[ISN] Book review: Security Warrior by Cyrus Peikari & Anton Chuvakin

InfoSec News isn at c4i.org
Tue May 11 01:50:23 EDT 2004

Forwarded from: security curmudgeon <jericho at attrition.org>


Security Warrior
Cyrus Peikari & Anton Chuvakin
Paperback - 581 pages (January, 2004)
$44.95 - O'Reilly ISBN: 0-596-00545-8

Security Warrior is one of the latest books that attempts to cover
hacking and security information in a way that appeals to all levels
of the field. Most books of this nature will present a wide variety of
concepts and technologies that fall under the "security" blanket.
These topics usually include an introduction to security, networking,
reconnaissance, social engineering, attack and defense. As with most
professions, attempting to disclose the ins and outs in a
comprehensive manner would take volumes of information and could never
be summed up in a single book.

Breaking away from the mold, Security Warrior stands out in a crowd of
security books by delving into the world of software cracking through
reverse engineering. While this is not a skillset many security
personell use or know, it can be a very handy skill to have. Peikari
and Chuvakin spend almost one third of the book on reverse engineering
by providing detailed explanations, real world examples and even
excercises to test your ability to break past software that restricts
your access to a program on your own computer. While the skill of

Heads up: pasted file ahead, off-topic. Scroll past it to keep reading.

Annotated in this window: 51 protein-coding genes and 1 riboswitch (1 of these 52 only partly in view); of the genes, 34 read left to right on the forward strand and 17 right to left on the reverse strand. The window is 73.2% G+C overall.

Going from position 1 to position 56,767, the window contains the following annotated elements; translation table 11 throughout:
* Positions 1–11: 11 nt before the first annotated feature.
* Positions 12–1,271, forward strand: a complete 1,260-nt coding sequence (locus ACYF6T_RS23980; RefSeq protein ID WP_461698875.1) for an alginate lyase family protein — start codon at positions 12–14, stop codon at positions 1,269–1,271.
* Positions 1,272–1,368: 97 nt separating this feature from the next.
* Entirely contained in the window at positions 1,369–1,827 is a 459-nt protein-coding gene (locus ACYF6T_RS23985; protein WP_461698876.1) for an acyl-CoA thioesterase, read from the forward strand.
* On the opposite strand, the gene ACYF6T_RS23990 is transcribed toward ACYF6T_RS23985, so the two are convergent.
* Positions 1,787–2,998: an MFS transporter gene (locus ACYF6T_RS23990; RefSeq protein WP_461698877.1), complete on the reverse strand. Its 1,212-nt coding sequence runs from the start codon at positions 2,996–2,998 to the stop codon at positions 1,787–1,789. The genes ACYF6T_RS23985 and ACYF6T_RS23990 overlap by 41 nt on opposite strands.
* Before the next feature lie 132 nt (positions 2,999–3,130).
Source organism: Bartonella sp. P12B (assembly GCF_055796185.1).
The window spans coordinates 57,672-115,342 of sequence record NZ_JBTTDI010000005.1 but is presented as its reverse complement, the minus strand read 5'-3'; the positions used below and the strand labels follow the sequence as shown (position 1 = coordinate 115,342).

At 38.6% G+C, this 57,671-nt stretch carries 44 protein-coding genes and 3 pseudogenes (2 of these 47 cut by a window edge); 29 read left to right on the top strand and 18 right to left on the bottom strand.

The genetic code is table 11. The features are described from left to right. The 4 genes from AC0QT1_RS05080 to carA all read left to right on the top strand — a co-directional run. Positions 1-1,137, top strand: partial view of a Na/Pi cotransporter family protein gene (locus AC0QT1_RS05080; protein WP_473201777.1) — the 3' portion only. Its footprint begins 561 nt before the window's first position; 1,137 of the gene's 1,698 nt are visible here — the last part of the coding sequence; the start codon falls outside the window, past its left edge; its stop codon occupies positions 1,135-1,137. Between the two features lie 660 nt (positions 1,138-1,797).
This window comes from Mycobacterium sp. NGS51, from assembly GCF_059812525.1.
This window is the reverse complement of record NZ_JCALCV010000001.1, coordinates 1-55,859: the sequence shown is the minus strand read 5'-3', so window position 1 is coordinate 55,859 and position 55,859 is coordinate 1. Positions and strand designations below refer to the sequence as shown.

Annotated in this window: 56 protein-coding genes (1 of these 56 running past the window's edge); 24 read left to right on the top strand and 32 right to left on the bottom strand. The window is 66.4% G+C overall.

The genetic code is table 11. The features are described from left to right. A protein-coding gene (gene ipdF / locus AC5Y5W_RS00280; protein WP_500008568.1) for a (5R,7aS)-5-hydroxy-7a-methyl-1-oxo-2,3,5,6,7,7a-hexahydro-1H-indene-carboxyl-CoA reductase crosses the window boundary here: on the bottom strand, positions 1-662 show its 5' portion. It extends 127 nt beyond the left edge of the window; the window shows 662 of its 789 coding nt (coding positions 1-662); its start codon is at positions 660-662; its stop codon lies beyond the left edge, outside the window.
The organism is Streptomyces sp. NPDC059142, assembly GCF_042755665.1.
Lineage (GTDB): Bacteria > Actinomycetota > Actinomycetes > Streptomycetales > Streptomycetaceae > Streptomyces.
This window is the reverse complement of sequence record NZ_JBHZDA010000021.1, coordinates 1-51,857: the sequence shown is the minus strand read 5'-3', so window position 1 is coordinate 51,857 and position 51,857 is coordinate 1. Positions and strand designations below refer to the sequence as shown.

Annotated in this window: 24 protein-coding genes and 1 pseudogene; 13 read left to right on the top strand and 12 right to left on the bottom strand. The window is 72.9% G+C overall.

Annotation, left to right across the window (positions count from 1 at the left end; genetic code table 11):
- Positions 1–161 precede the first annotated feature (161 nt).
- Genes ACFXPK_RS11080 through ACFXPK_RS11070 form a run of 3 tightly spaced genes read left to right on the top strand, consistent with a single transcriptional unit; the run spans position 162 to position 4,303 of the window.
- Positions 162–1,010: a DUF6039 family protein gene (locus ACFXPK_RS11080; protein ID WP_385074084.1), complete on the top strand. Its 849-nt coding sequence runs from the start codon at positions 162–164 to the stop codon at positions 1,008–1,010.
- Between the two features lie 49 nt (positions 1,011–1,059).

reverse engineering is useful, it is also fairly intensive and
requires a solid programming knowledge. The extensive use of program
source code in the book can get a bit overdone as most people reading
the book will already understand it and find no use for it typed out
in a book, or find themselves lost after the second line.

The next major section covers the basics of networking and
reconnaissance as relates to security testing. After a brief outline
of TCP/IP and other protocols that make this big Internet thingy work,
they immediately dive into the art of Social Engineering before going
back to network recon, OS fingerprinting and hiding your attacks.
While this information is all valuable, the sudden turn to Social
Engineering in the middle of technical network attacks is disjointed
to say the least.

Once you have identified your targets via network recon, the next step
is to figure out what specific platform attacks may work for you.
Unfortunately, you need to read the chapter on Unix defense before
Unix attacks in this book. While the order of the chapters is a minor
nuisance, the author's consistancy is a tad annoying. After learning
about Unix defense and attack, you then get treated to Windows Client
Attacks and Windows Server Attacks. Apparently, the chapter on Windows
defense got left on the cutting room floor. Even more odd is the next
chapter on SOAP XML Web Services Security followed by the SQL
Injection attack chapter. While these are all well written chapters
that convey the information very cleanly, the order and choice of
topics is very messy.

The last section covers Advanced Defense and goes into audit trails,
intrusion detection, honeypots, incident response and forensics. Each
chapter receives a good share of attention and falls back into an
orderly fashion for dispensing the details of each technology. This
material is a solid conclusion to a book that has a place in the
security professional's library. For someone just entering the
security circle, this book will be a rough start.

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